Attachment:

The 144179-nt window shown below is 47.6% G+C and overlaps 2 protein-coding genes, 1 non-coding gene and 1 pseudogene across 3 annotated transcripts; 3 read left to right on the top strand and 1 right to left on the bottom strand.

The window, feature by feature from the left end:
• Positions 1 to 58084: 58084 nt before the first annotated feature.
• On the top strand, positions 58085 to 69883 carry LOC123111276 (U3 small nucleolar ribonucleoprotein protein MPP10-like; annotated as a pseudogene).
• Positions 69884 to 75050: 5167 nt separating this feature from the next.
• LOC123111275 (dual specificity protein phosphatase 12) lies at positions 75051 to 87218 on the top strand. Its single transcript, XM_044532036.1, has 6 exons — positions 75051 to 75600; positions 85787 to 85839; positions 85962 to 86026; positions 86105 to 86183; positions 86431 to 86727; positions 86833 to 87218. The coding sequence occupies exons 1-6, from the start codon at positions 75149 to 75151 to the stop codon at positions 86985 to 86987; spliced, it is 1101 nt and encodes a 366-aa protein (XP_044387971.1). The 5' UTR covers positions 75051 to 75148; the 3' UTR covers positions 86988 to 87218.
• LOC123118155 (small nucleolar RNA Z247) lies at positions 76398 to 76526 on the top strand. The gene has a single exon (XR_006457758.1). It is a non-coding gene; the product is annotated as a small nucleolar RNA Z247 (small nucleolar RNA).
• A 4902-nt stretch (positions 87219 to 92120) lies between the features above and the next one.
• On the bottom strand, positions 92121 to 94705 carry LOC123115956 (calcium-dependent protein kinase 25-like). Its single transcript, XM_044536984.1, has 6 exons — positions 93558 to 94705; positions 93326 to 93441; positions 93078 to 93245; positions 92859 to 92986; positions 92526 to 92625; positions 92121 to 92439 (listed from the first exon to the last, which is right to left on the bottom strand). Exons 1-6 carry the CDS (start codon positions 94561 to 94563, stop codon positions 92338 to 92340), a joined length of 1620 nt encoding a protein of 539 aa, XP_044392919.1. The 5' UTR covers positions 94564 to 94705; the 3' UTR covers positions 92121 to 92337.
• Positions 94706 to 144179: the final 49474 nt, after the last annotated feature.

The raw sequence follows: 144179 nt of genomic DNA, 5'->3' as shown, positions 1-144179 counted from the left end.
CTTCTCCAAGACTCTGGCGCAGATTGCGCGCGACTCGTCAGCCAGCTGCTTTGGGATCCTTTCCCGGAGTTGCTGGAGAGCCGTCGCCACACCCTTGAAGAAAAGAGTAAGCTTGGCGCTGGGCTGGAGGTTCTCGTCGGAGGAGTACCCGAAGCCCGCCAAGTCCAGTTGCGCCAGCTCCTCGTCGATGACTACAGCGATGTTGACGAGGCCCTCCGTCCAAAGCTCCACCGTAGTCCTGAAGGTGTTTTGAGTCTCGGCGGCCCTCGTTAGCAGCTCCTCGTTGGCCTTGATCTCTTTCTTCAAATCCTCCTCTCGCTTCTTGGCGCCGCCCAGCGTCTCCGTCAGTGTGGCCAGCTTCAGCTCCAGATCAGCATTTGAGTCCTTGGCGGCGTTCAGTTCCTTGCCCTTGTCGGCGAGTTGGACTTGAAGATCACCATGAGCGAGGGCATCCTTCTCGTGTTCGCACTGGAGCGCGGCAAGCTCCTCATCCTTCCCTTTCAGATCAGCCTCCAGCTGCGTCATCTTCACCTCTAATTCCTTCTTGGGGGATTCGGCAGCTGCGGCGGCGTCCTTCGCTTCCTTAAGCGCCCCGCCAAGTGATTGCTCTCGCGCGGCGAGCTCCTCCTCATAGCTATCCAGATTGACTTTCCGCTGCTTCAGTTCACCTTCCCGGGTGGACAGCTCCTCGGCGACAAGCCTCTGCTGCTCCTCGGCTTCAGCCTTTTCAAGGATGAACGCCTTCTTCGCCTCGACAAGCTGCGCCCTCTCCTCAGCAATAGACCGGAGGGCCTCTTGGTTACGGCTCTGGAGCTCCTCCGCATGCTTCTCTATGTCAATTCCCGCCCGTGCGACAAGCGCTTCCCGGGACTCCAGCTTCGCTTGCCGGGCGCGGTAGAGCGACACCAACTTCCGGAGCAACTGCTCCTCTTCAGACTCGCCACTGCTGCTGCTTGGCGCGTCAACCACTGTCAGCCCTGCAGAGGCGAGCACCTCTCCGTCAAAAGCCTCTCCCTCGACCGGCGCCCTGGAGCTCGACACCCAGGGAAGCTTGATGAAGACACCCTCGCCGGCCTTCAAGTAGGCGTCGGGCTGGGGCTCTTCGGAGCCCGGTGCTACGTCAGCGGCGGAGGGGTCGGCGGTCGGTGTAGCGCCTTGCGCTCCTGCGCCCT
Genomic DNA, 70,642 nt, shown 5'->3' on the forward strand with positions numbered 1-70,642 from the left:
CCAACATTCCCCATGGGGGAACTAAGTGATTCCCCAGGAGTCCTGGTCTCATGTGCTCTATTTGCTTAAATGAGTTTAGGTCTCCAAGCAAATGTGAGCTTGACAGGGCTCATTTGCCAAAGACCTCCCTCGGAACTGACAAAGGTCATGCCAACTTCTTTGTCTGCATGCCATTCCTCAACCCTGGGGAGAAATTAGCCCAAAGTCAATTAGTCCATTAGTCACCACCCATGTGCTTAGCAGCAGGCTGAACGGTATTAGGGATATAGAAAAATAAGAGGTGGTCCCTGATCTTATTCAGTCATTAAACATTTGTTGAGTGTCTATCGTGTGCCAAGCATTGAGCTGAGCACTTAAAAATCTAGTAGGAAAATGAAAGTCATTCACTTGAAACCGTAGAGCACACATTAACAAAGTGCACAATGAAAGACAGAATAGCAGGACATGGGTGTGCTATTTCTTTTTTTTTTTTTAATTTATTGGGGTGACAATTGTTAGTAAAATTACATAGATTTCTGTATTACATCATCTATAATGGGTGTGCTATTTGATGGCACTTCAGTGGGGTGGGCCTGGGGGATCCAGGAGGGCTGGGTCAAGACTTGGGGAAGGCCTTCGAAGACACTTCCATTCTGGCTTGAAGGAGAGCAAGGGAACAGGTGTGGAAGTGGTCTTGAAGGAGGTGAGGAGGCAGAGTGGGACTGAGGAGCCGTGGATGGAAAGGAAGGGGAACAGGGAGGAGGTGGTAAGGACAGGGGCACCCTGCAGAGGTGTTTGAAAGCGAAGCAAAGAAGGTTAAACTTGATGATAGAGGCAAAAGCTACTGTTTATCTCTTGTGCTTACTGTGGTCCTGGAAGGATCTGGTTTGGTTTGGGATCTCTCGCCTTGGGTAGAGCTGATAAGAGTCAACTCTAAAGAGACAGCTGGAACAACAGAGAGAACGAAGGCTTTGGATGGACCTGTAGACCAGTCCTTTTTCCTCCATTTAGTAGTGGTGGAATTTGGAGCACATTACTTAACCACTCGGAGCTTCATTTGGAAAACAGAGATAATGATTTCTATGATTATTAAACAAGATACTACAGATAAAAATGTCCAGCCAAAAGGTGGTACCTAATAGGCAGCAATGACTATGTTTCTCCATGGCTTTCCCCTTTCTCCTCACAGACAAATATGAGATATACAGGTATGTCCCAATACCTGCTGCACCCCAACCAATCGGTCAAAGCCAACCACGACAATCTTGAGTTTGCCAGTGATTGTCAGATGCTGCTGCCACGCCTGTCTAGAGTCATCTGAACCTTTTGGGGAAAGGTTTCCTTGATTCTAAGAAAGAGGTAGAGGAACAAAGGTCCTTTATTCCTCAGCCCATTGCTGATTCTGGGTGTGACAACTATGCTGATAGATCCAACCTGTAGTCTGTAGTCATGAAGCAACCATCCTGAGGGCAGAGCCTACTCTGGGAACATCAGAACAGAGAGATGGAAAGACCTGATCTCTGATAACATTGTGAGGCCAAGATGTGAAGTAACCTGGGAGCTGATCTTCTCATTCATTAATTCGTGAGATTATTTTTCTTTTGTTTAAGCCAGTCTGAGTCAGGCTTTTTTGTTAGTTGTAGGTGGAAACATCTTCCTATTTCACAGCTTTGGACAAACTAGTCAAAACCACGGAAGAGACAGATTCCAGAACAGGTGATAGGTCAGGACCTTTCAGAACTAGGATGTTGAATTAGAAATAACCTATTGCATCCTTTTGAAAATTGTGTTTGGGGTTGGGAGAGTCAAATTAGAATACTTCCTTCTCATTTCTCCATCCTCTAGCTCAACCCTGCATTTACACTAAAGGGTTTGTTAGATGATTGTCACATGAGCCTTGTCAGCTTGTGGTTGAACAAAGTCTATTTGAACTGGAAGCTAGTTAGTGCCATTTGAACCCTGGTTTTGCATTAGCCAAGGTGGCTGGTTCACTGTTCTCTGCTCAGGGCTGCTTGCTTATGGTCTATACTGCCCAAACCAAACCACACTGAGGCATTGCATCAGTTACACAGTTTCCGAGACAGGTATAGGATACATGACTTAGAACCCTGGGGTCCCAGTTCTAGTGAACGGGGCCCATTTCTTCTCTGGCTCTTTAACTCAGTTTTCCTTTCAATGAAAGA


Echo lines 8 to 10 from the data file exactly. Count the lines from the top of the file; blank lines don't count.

• A 4902-nt stretch (positions 87219 to 92120) lies between the features above and the next one.
• On the bottom strand, positions 92121 to 94705 carry LOC123115956 (calcium-dependent protein kinase 25-like). Its single transcript, XM_044536984.1, has 6 exons — positions 93558 to 94705; positions 93326 to 93441; positions 93078 to 93245; positions 92859 to 92986; positions 92526 to 92625; positions 92121 to 92439 (listed from the first exon to the last, which is right to left on the bottom strand). Exons 1-6 carry the CDS (start codon positions 94561 to 94563, stop codon positions 92338 to 92340), a joined length of 1620 nt encoding a protein of 539 aa, XP_044392919.1. The 5' UTR covers positions 94564 to 94705; the 3' UTR covers positions 92121 to 92337.
• Positions 94706 to 144179: the final 49474 nt, after the last annotated feature.